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Current gravitational wave observatories have two significant limitations. The first is that they can only observe powerful gravitational bursts such as the mergers of black holes and neutron stars. The second is that they can only observe these mergers for wavelengths on the order of hundreds to thousands of kilometers. This means we can only observe stellar mass mergers. Of course, there’s a lot of interesting gravitational astronomy going on at other wavelengths and noise levels, which has motivated astronomers to get clever. One of these clever ideas is to use pulsars as a telescope.

The concept is known as a pulsar timing array (PTA). Pulsars are rotating neutron stars with a strong magnetic field aligned in such a way that it sweeps a burst of radio energy toward Earth with each rotation. We see them as a very regular radio flash. Some pulsars, known as millisecond pulsars, rotate so quickly that they emit hundreds of radio pulses a second. Since the rotation of a neutron star is almost as regular as clockwork, pulsars can be used as a kind of cosmic timepiece.

Because of this, if a pulsar moves in any way, such as orbiting a star, the relative motion of the pulsar causes the pulses to shift slightly. We can measure these shifts with extreme accuracy. Our observations are so precise pulsars were used to measure the orbital decay of binary systems as indirect evidence of gravitational waves long before we could observe them directly.

Even when pulsars aren’t part of a binary system, small gravitational tugs cause them to shift slightly. So when a gravitational wave passes through them, their pulses will shift by a tiny amount. These shifts are essentially at the random fluctuation level of the pulses themselves, so we can’t see the gravitational wave effect from a single pulsar. We need observations of lots of pulsars to see the statistical fluctuations. Hence, we need an array of pulsar timings.

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Multiple pulsars can pinpoint the source of gravitational waves. Credit: Kato & Takahashi

Earlier this year astronomers from the NANOGrav used an array of 67 pulsars with 15 years of data and were able to measure the background gravitational rumble of the Universe. The likely sources of this background are supermassive binary black holes (SMBHs), but the results weren’t entirely conclusive. One problem with the data is that while the team could measure the gravitational waves, they couldn’t pinpoint the point of origin for them.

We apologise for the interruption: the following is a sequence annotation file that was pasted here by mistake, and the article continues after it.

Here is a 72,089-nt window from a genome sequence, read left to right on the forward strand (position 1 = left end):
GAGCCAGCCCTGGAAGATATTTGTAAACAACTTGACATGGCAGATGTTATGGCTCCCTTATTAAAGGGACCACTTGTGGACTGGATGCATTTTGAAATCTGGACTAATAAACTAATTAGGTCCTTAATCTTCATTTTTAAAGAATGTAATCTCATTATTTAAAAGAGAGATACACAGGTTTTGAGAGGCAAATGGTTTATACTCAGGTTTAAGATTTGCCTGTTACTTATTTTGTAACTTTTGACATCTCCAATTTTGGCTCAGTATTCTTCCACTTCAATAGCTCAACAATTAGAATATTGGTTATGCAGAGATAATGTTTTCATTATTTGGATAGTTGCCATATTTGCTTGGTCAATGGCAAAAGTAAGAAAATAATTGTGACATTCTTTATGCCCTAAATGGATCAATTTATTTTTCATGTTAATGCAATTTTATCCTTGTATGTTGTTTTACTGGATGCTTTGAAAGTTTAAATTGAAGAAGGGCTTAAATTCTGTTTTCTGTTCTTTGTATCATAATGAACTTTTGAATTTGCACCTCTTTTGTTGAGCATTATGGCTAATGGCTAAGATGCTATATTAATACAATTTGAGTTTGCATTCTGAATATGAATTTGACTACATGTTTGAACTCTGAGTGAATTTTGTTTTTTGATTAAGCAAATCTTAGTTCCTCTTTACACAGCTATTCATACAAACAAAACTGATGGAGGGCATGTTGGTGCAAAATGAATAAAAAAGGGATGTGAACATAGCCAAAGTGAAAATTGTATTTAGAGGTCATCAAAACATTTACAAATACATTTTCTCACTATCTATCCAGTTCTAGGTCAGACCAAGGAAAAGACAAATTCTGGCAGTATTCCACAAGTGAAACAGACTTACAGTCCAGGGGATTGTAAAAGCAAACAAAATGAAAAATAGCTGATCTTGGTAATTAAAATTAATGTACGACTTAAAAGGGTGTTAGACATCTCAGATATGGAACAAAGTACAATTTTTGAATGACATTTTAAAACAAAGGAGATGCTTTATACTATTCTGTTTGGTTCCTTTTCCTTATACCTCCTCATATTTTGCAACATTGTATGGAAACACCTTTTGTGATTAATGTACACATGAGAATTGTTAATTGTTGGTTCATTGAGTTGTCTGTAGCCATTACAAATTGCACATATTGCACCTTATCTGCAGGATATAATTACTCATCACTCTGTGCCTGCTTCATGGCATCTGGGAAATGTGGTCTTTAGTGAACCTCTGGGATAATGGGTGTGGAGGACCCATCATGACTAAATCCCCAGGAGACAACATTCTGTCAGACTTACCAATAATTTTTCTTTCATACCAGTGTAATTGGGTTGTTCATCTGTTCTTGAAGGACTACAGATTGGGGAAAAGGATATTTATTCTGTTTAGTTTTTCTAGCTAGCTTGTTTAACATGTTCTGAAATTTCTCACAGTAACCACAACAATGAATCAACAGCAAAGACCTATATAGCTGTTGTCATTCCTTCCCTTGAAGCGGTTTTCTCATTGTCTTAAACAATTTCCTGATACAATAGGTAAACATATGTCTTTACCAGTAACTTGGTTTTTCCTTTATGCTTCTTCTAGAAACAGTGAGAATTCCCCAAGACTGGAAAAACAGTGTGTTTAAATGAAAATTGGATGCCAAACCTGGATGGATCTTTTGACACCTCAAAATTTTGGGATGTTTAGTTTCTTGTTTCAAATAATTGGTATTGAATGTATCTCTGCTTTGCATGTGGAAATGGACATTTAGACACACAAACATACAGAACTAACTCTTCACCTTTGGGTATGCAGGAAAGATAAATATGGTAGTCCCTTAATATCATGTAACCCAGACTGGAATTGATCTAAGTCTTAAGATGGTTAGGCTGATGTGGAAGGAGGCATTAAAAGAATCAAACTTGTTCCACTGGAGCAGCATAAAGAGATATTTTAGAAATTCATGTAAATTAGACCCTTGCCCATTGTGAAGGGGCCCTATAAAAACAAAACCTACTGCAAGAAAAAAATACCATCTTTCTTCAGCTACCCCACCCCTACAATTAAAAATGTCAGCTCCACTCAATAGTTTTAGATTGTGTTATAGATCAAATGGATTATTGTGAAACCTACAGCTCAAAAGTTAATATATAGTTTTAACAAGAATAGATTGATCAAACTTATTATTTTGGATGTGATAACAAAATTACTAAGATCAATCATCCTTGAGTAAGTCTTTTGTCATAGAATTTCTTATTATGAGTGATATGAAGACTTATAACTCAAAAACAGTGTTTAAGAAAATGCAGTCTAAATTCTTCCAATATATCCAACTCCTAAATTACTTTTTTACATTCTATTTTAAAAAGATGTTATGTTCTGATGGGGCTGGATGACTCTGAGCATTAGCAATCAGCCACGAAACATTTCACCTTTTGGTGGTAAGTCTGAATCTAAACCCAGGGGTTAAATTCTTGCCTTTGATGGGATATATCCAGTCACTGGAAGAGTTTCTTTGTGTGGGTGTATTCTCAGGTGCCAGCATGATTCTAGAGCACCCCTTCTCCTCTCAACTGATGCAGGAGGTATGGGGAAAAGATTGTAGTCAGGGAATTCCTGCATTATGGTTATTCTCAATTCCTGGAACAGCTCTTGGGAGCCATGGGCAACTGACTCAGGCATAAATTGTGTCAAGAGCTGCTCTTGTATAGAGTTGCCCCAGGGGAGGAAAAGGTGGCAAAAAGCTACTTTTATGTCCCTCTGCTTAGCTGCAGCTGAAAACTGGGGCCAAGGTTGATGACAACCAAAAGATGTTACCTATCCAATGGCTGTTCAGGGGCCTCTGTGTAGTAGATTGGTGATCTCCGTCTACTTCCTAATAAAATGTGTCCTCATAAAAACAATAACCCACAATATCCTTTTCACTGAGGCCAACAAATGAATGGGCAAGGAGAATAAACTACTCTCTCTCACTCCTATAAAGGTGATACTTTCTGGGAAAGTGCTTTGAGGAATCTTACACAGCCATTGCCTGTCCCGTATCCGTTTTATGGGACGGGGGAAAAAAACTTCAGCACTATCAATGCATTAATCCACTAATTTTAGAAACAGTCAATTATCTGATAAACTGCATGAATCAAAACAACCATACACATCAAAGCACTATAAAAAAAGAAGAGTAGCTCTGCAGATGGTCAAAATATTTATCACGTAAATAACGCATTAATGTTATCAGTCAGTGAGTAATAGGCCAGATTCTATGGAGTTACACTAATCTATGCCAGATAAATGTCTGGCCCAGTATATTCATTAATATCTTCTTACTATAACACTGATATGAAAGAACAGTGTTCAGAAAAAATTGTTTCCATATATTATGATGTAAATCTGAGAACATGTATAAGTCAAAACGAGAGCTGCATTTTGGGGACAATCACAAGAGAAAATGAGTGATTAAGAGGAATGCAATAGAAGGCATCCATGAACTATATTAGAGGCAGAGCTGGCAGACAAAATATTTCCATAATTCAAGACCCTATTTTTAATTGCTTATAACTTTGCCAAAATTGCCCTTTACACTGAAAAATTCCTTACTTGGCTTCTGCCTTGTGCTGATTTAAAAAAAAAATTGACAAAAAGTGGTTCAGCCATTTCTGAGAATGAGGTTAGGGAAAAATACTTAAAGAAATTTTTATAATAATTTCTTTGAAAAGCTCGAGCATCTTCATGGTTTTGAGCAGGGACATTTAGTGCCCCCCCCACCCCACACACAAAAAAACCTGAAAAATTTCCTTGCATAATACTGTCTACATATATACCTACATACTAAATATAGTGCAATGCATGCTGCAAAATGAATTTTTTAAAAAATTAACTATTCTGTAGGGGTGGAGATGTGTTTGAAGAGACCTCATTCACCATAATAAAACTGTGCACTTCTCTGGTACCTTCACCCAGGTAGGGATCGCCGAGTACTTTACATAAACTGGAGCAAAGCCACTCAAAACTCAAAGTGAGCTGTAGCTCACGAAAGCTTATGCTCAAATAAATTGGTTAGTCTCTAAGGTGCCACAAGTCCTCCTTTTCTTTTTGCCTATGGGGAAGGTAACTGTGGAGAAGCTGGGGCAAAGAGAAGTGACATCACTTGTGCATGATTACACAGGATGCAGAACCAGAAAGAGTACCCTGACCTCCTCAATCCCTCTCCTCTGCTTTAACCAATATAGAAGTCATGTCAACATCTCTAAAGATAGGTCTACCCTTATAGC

There are several ongoing PTA projects, meaning that we will soon have a wealth of observational data. In a new study, a team proposes how this data could be used to pinpoint the sources of background gravitational waves. Their idea focuses on making precise distance measurements of the pulsars in an array. At the moment, while we know the distance to some pulsars very accurately, the distance of many pulsars is fuzzy. Detailed observations of PTA pulsars through observatories such as the Very Long Baseline Array could give us the precision we need. Knowing both the distance and the timing variation of a pulsar would give us a range for the source. With an array of pulsars, ranges would overlap to triangulate the source.

As the paper shows, a good level of accuracy could be obtained with a PTA of only a dozen pulsars. This initial study only focused on a 2-dimensional array, but a more 3D array should also be reasonably accurate. Certainly accurate enough to prove whether these background waves come from supermassive binary black holes, or something we don’t yet fully understand.

Reference: Kato, Ryo, and Keitaro Takahashi. “Precision of localization of single gravitational-wave source with pulsar timing array.” arXiv preprint arXiv:2308.10419 (2023).

The post Pulsars Detected the Background Gravitational Hum of the Universe. Now Can They Detect Single Mergers? appeared first on Universe Today.

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Iran Sent a Capsule Capable of Holding Animals into Orbit.